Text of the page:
Originally announced in 1993, this British-made point and click adventure game somehow took 15 years to a) be beyond terrible and b) wildly plagiarise art assets from a number of other games and movies. Before Limbo of the Lost was withdrawn from sale and its lead developer (and one-time used car salesman) Steve Bovis pulled a disappearing act after unconvincingly blaming third-parties, eagle-eyed players spotted that the game was chock-full of imagery brazenly swiped from the likes of Oblivion, World of Warcraft, Pirates of the Caribbean, Lord of the Rings and, with unwitting irony, Thief: Deadly Shadows. On the other hand, the bizarre musical number that serves as the game's conclusion is almost a work of art in its awful weirdness.
Worst Games: 6. X-COM: Enforcer (PC, Hasbro Interactive, 2001)
X-COM: UFO Defense - a landmark, timeless strategy/management/roleplaying title from 1994, hailed in many quarters as the best videogame of all time. Its spin-off X-COM: Enforcer - a hideous, lurid, incoherent, maddening corridor shooter that appeared to have been created in a desperate hurry. A prime example of what can happen when rights to a series aren't owned by its original creators, Enforcer wasn't even the only joyless cash-in the X-COM name suffered. Arguably even worse is space combat game Interceptor, which was awful enough to essentially kill off the entire series. Fortunately, last year saw a resurrection in the form of the excellent, infinitely more faithful X-COM: Enemy Unknown.
Worst Games: 7. E.T. the Extra-Terrestrial (Atari 2600, Atari Inc, 1982)
Aka, the videogame which almost killed videogames. In truth, ET isn't that much worse than the flood of ropey platform games of the time, but it was made in just five weeks flat and it shows. This was and is an ugly, repetitive, banal and frustrating game with precious little in common with its source material. Sure, having ET endlessly collect bits of telephone from the bottom of wells was a terrible idea with terrible execution, but the real problem was Atari's absurd expectations for this spin-off of the at-the-time ubiquitous Spielberg movie. The inability to meet them all but killed off the Atari 2600 console, effectively ended the life of Atari's first incarnation and contributed to the great videogames crash of the 1980s. Legend holds that millions of unsold E.T. cartridges were crushed, encased in cement and buried in the New Mexico desert - a fitting end for a colossal folly.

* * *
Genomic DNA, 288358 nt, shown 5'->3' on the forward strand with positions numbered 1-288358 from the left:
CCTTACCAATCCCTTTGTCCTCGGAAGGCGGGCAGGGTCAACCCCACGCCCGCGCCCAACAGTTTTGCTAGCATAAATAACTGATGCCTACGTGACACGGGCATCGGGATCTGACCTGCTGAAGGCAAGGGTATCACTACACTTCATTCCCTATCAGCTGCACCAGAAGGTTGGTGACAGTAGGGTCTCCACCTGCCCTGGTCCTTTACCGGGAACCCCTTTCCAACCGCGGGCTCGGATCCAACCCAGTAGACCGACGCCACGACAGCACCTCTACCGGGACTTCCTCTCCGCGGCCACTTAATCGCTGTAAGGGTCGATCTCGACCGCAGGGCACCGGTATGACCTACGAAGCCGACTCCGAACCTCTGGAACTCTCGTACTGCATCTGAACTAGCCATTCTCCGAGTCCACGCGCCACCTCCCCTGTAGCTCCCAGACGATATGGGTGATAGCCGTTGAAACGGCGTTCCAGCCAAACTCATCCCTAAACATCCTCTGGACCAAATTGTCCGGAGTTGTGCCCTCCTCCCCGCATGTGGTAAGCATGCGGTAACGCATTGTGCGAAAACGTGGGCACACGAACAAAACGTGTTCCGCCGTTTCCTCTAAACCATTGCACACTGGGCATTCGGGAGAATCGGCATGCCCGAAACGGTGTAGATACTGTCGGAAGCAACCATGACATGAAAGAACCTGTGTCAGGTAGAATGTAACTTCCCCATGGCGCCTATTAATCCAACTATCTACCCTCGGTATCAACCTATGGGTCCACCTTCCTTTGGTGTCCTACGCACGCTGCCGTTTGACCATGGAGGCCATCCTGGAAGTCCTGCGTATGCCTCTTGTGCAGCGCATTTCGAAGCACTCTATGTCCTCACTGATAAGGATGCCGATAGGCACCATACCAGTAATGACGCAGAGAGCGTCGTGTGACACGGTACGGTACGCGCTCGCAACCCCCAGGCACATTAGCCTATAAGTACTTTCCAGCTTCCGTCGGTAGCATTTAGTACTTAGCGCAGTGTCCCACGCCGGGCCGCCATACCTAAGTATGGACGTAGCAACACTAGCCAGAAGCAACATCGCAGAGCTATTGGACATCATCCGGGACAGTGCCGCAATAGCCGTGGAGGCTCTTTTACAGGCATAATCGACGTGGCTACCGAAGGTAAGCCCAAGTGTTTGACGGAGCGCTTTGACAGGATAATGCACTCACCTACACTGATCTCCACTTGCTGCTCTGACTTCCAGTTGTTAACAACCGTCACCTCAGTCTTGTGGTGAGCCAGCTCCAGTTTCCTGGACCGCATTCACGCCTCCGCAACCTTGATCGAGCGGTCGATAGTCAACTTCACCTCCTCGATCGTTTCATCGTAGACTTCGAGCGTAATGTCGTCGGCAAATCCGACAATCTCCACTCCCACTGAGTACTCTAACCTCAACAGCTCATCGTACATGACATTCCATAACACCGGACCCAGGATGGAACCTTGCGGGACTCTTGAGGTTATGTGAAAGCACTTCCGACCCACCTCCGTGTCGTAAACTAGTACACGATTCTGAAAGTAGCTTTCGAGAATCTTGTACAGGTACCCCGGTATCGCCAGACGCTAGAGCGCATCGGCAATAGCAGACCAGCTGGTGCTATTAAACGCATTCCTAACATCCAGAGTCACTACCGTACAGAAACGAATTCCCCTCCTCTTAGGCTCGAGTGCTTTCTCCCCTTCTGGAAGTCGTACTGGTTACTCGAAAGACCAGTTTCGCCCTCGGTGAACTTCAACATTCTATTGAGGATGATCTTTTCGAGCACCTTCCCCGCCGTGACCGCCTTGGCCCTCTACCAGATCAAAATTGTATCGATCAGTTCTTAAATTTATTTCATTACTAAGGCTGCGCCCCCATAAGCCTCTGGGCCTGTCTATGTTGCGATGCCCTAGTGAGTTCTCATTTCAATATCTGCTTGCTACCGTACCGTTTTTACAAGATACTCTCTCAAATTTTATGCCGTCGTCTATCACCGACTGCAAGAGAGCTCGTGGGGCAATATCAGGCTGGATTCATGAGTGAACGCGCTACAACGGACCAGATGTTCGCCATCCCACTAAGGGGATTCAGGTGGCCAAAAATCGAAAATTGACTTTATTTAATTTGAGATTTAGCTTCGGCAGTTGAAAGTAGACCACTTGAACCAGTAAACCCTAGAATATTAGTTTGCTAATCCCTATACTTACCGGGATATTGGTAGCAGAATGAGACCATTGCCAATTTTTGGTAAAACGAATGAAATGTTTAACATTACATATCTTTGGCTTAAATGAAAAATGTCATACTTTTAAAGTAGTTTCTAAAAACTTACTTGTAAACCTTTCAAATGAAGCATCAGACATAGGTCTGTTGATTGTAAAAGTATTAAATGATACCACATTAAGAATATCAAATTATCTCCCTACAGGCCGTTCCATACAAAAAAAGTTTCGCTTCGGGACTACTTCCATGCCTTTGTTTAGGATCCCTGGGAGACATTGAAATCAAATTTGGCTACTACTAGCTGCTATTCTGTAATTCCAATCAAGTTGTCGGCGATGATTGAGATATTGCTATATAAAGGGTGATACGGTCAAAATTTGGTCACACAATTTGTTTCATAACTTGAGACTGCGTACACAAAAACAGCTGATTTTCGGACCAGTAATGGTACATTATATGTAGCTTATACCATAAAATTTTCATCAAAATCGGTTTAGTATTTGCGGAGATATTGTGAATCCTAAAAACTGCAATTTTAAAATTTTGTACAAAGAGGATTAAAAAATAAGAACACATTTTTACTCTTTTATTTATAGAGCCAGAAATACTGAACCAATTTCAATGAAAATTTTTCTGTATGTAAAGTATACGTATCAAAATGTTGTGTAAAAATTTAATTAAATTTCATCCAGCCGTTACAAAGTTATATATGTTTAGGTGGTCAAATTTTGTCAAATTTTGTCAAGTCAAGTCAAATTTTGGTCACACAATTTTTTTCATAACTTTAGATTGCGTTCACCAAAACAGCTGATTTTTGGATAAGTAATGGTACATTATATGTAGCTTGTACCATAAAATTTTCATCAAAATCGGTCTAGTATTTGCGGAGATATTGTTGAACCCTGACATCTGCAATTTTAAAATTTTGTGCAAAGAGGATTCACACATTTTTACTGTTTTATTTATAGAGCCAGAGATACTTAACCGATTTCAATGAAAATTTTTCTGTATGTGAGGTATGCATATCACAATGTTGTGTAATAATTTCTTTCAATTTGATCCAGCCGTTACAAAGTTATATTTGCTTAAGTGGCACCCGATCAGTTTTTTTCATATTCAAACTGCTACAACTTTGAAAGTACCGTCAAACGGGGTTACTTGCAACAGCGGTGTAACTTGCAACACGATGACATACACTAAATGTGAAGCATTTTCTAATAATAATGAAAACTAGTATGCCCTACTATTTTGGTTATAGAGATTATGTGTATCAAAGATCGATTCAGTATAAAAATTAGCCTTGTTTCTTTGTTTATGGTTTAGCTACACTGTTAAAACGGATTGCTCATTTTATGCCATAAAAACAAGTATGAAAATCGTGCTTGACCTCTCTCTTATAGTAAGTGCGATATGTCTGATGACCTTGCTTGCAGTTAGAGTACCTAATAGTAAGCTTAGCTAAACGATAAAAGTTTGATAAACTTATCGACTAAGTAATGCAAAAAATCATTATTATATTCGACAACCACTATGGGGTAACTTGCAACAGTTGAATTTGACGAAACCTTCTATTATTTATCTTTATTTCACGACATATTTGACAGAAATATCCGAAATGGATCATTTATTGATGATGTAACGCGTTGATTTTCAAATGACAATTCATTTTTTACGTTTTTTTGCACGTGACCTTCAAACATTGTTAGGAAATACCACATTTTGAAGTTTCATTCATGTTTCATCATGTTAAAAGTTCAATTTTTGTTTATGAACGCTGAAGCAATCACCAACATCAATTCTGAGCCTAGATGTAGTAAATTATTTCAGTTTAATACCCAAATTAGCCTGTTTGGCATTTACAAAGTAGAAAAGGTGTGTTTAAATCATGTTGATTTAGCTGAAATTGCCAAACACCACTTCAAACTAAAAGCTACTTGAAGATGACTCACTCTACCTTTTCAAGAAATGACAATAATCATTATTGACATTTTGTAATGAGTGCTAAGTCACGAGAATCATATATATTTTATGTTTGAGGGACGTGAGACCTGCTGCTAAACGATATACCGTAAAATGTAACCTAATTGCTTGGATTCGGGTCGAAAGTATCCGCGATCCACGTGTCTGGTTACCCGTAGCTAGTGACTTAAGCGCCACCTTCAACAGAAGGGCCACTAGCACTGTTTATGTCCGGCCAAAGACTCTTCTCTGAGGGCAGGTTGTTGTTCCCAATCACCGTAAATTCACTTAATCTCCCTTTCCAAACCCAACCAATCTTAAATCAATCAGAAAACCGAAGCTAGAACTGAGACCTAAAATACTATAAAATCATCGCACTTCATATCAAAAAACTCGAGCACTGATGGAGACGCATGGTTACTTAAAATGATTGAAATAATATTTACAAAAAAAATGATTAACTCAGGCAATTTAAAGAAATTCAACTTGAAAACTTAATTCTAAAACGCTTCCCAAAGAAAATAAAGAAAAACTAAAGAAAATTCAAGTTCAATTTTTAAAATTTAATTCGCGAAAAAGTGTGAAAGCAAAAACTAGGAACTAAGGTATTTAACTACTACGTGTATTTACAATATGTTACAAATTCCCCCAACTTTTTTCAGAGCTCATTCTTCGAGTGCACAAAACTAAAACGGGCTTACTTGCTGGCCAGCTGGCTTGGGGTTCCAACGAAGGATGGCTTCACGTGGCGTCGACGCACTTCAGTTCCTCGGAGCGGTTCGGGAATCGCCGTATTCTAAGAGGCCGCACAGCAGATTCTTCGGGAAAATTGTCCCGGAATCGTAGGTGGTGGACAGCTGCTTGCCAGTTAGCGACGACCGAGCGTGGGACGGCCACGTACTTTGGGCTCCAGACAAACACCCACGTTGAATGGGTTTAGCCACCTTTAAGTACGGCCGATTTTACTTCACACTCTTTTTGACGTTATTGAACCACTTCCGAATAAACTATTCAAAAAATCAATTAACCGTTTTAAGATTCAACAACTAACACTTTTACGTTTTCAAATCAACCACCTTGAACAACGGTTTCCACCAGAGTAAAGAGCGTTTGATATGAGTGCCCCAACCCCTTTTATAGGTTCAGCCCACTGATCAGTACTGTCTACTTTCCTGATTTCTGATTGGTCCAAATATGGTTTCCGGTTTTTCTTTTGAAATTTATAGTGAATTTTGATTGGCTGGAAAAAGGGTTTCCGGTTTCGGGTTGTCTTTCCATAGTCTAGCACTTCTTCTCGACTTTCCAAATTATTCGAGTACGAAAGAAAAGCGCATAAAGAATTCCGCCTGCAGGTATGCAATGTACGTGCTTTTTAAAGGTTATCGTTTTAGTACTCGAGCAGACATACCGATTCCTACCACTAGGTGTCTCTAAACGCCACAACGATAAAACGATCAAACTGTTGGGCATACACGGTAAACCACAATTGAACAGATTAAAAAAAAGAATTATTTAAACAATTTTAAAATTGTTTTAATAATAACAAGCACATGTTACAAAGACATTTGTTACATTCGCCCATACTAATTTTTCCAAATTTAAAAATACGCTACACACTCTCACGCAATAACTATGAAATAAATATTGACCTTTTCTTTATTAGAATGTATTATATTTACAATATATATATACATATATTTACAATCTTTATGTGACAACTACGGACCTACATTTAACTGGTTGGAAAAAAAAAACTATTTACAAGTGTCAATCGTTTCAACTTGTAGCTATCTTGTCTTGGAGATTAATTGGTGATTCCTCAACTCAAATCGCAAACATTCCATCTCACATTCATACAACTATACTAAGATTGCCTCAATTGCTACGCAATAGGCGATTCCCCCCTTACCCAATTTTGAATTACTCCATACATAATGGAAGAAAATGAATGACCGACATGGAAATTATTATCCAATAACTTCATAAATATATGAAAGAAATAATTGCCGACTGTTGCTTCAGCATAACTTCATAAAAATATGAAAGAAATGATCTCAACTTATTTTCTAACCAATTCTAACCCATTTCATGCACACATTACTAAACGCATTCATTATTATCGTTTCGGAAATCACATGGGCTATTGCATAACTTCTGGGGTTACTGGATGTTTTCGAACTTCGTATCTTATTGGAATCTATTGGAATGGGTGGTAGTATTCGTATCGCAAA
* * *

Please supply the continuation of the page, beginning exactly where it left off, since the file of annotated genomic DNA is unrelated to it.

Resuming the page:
Worst Games: 8. Hellboy: Asylum Seeker (PlayStation/PC, Cryo Studios, 2000)
You don't need to be a dedicated Hellboy fan to know that the demonic hero has one giant hand made of indestructible stone, and one small, normal (if red) hand. Guess which hand he uses to hit stuff with in his first videogame? Yep, the little one. That probably says all you need to know. An incredible mess even after four years in development, Asylum Seeker (also known as Dogs of the Night or simply Hellboy) is at least a rich source of unintended comedy. From Hellboy's bizarre prattling about rice-hats to the bug that sees him slowly phase through the floor, it's a glorious trainwreck.
Worst Games: 9. Tomb Raider: The Angel of Darkness (PlayStation 2/Xbox/PC, Core Design, 2003)
Another one for the 'not actually laughably terrible' category, the sixth Tomb Raider game makes this list because it made all manner of wild promises for years then just turned out to be a deeply tedious, risk-averse retread of what had already become over-familiar which almost ended the entire franchise. The addition of an entirely superfluous male hero also meant it undermined Lara Craft's already lad's mag-diminished status as a strong female role model, and a once mighty brand was left in tatters. Tomb Raider's original creators left the company in the wake of the game's negative reception, and what remained didn't last much longer. The disgraced series then changed hands and rebooted in the hope of salvaging the precious Lara name. It's due for another relaunch in March 2013 as, simply, 'Tomb Raider.'